“He then gained the trust of the Australian people by governing competently and, with all the authority that being Prime Minister confers, laid out the case for introducing the GST and other tax reforms at the 1998 election,” says Eslake. “The GST was introduced in 2000.”
He predicts that, strategically, the ALP may commission a series of inquiries into some of the challenges facing the Australian economy, from which it could seek to build a platform for more far-reaching reforms. And they could take these to the 2025 election.
Boosting the care economy
Dr Angela Jackson, lead economist at Impact Economics and Policy, agrees that substantial change is unlikely to occur before a possible second term of office. “The reform agenda for the ALP’s first term is relatively modest,” she says. “It’s really about the work they do in setting up for a second term. While lowering the costs of childcare will make some difference for many families and will drive broader economic growth, the big-ticket item is the review by the Productivity Commission to look at the provision of universal childcare. That would be a complete game changer.”
Jo-Anne Bloch FAICD, a director of Colonial First State and a member of the Novigi and Striver advisory boards, hopes that the government fulfils its promise to increase the minimum wage for aged care workers, but notes that it is an inherently difficult process to manage.
“It’s going to increase costs for employers, and there’s going to be a battle ahead,” she says. “It might lead to further inflationary pressure and will create all sorts of other effects. That said, it is positive if it means that there will be more people working in the sector and better standards of care.”
Acute worker shortages are a major concern to businesses across virtually every sector, says Boyd. She worries that the small business economy will contract unless relief is swiftly given. Many businesses cannot maintain the hours of the goods and services they have in place because they simply don’t have the workforce to sustain them. This impedes their ability to function, grow and innovate.
“There need to be some policies in the immediate term to remove any barriers to employment,” says Boyd, citing the need for Australia’s migration program to be urgently restored following the end of COVID-19 travel bans. “Business owners know the pain of employing their first worker and the maze of things to try to understand. Many small businesses don’t have the capacity to hire a HR lawyer or consultant to support them through that process. We need to make the process simpler.”
She also hopes to see policies created with specific industries in mind, and to see a tripartisan approach that includes employer groups, trade unions and the government. Resisting the ability of special interest groups to dominate will be key to developing workable policies that stimulate economic growth.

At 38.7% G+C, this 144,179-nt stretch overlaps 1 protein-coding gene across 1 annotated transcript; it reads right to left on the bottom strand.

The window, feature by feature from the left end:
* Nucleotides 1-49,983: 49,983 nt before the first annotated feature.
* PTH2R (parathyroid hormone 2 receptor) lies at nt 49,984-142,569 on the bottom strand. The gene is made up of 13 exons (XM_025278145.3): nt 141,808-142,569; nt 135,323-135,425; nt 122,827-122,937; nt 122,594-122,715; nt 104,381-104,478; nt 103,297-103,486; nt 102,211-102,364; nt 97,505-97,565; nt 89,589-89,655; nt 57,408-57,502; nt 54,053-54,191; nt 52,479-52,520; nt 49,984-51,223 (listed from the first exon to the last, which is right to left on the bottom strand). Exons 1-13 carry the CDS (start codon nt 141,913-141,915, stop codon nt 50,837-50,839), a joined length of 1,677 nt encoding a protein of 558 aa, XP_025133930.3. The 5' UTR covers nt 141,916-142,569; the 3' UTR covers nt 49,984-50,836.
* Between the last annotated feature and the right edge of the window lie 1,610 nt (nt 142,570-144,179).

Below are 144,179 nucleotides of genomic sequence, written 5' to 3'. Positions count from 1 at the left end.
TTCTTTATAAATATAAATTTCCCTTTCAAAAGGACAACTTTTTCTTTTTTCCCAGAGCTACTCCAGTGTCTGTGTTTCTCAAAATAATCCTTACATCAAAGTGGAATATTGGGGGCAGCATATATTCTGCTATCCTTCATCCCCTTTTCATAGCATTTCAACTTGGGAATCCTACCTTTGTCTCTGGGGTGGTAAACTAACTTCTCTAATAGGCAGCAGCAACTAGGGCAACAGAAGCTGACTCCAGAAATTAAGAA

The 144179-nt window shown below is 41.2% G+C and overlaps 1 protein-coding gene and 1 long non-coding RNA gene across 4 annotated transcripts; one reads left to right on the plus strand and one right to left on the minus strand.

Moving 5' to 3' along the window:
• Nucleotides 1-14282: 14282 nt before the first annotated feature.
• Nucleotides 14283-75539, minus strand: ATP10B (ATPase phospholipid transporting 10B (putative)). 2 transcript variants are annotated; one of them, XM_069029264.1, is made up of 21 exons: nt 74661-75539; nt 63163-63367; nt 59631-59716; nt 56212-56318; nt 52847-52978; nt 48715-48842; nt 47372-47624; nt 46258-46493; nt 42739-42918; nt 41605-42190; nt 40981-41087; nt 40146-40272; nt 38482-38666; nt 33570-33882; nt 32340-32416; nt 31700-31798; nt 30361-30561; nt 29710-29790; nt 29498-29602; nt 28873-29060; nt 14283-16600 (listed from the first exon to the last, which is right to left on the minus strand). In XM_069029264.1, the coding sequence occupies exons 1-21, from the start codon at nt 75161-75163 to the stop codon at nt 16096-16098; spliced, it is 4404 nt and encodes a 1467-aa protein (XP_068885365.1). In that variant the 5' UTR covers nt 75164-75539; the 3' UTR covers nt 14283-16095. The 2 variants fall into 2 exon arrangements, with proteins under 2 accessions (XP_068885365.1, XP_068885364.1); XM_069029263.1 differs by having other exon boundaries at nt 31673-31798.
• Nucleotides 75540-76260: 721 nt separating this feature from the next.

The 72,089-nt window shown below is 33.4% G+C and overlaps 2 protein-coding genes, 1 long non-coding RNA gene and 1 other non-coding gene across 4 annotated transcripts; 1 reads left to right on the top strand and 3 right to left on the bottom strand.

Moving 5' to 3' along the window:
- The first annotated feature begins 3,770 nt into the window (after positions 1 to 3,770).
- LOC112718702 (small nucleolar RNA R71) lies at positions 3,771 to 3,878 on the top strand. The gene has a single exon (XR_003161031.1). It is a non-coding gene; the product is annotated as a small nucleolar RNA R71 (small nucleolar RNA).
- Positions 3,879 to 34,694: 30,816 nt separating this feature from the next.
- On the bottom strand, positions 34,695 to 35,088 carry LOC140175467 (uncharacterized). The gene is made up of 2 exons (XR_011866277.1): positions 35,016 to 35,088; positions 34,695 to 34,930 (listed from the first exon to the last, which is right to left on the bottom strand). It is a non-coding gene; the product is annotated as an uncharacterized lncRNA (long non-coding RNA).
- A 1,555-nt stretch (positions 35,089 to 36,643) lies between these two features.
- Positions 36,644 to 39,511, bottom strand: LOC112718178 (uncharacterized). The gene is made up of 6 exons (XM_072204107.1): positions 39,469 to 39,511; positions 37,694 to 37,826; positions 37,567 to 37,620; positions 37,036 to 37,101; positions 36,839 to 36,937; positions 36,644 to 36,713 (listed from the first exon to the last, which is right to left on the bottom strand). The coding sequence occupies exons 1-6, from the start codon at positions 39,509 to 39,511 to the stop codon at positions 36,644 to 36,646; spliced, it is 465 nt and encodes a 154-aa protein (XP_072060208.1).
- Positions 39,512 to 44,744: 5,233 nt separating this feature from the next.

“Businesses are very different,” says Boyd. “They are structured differently and they behave differently. Long gone are the days of just saying that there are big business and small business employers. It is important that policy is tailored and fit for the purpose of a given industry.”
Nicolle Jenkins MAICD, managing director of The Hub Marketing Communications, president of the Chamber of Commerce and Industry WA, and a director of the Australian Chamber of Commerce and Industry, says skills shortages in regional areas are even more severe, so the ALP should prioritise boosting fundamental services to attract skilled workers and families to live there. “Aside from skill shortages, there’s a lack of housing and essential services like childcare, which makes it difficult to attract workers and families,” says Jenkins. “There’s also a perception of ‘career in the city, retire in the country’ that we need to change.”
She cites the West Australian town of Augusta, which lacks even a single childcare facility. The reasoning is that it doesn’t have the current demographic to attract a childcare business — but without a childcare facility, young families do not wish to move there in the first place. She hopes that incentives can be created so that childcare businesses have the confidence to establish a presence in places like Augusta.
Reshaping climate change policies
The Coalition’s lack of progress in developing more ambitious carbon-reduction goals had long been a source of frustration to an increasingly vocal public. For business, it has meant a lack of certainty to aid investments in renewable energy technologies. Eslake believes the ALP must establish a framework to set out how targets are going to be achieved, along with a firm timeline. “Australia has been chronically unable to develop a set of policies designed to achieve the transition to a zero-emissions economy,” says Eslake. “The most important thing that needs to be done is to end the climate wars that have bedevilled Australian politics since Tony Abbott AC became Liberal leader in 2009.”
McCarthy says she remains pessimistic about finding the right solutions to address climate change, as it has become so politicised in Australia. “It’s going to be a huge battle. We’re a long way behind other countries. Many people are still obfuscating and saying things like, ‘We’re tiny, so what we do won’t make any difference’. Of course, if we all say that, nothing will change. We need to realise that even if we’re small, we’re [still] exporting fossil fuels.”